Colorectal Polyps

Colorectal polyps are growths found in the lining of the colon (large intestine) or rectum. It is believed that most colorectal cancers start as a small colorectal polyp known as an adenoma. Over time, an adenomatous polyp may develop signs of abnormal growth known as dysplasia. The greater the amount and degree of dysplasia a polyp has, the more likely it is to turn malignant (cancer). If an adenomatous polyp becomes cancerous, it usually grows and develops worsening dysplasia over the course of years. However, not all adenomatous polyps will turn cancerous and there are currently no known means of determining which adenomatous polyps will become cancerous and which will not. Therefore, it is recommended that all adenomatous polyps be removed. Removal of colorectal polyps is key in preventing colorectal cancer. Studies have shown that the removal of polyps (polypectomies) results in a decrease in the development of colorectal cancer.


What causes a polyp to grow is uncertain, but genetic and lifestyle factors appear to contribute to polyp development. Genetic factors may determine a person’s susceptibility to colorectal cancer, whereas dietary and other lifestyle factors may determine which at-risk individuals develop polyps. Diets high in fat and low in fruits and vegetables may increase the risk of polyps. Lifestyle factors such as cigarette smoking, excessive alcohol consumption, obesity, and a sedentary lifestyle may also increase the risk. Some polyps are the result of fairly rare hereditary conditions, such as familial adenomatous polyposis and Peutz-Jeghers syndrome. Individuals with hereditary conditions may have multiple polyps form and may develop colorectal cancer at a younger age if the polyps are not removed.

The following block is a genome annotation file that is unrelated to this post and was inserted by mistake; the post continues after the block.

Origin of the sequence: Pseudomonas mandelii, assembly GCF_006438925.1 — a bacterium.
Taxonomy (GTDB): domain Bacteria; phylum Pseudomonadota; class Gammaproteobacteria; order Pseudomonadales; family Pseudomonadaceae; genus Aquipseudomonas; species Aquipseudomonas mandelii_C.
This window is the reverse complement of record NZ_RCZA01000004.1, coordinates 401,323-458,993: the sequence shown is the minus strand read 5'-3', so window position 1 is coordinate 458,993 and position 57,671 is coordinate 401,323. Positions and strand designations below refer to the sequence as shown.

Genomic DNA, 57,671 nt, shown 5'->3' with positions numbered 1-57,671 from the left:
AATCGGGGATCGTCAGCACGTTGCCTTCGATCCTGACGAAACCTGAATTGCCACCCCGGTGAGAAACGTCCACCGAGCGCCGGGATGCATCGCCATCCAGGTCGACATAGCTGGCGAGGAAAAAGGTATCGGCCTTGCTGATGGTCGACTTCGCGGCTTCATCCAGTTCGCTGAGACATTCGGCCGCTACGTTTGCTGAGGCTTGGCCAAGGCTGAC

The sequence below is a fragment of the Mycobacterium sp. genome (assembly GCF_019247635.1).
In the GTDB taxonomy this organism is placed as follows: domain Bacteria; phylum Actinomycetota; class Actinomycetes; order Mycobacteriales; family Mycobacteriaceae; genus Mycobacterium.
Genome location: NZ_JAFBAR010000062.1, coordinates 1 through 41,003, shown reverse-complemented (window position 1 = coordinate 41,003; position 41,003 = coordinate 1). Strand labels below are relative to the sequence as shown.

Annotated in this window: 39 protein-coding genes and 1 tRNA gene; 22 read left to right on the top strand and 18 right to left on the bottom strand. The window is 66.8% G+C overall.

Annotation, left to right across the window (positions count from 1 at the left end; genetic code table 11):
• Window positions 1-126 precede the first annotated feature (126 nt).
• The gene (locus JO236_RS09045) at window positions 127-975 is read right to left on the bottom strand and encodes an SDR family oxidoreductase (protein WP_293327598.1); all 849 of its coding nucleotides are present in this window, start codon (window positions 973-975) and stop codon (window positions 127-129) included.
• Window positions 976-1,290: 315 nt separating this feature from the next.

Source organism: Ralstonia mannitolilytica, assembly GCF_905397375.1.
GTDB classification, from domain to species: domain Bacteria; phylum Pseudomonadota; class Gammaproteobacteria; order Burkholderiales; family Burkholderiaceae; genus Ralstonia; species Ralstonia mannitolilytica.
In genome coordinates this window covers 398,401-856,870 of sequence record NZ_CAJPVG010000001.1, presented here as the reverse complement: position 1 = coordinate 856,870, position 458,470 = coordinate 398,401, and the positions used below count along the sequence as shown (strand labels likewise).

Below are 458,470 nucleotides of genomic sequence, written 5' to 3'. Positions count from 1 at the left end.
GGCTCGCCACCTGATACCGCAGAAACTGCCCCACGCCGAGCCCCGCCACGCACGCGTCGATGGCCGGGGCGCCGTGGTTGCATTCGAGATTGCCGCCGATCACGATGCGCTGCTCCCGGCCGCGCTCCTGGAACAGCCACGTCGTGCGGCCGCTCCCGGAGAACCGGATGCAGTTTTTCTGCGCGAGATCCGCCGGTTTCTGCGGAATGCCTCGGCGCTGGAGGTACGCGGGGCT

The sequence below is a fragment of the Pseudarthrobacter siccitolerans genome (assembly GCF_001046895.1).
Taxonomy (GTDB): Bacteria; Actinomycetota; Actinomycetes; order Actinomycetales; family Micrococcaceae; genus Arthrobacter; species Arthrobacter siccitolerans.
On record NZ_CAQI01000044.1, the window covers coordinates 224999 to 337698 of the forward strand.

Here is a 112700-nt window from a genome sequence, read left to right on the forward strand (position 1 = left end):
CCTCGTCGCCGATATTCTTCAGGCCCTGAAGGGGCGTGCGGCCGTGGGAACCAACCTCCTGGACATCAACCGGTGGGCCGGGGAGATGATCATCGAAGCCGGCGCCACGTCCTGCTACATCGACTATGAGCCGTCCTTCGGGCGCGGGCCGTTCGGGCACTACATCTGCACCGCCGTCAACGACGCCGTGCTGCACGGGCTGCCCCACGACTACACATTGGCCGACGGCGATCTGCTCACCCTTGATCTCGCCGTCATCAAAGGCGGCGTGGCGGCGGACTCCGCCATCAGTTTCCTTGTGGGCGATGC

Most polyps produce no symptoms. When they do, however, the most common symptom is bleeding from the rectum, and may be manifested as visible red blood, or as hidden blood in the stool detected by stool testing or recognized as anemia on a blood test. A large polyp can cause cramps, abdominal pain or obstruction. Most polyps are discovered during a colonoscopy (examination of the large intestine with a viewing tube), or, less frequently, during a flexible sigmoidoscopy or radiologic double contrast barium enema. The American Society for Gastrointestinal Endoscopy (ASGE) recommends that colorectal cancer screening begin at age 50, or sooner if there is a family history of colorectal cancer or if other risk factors are present. Colonoscopy is considered the gold standard of colorectal cancer screening methods for its ability to both detect and remove polyps during the same procedure.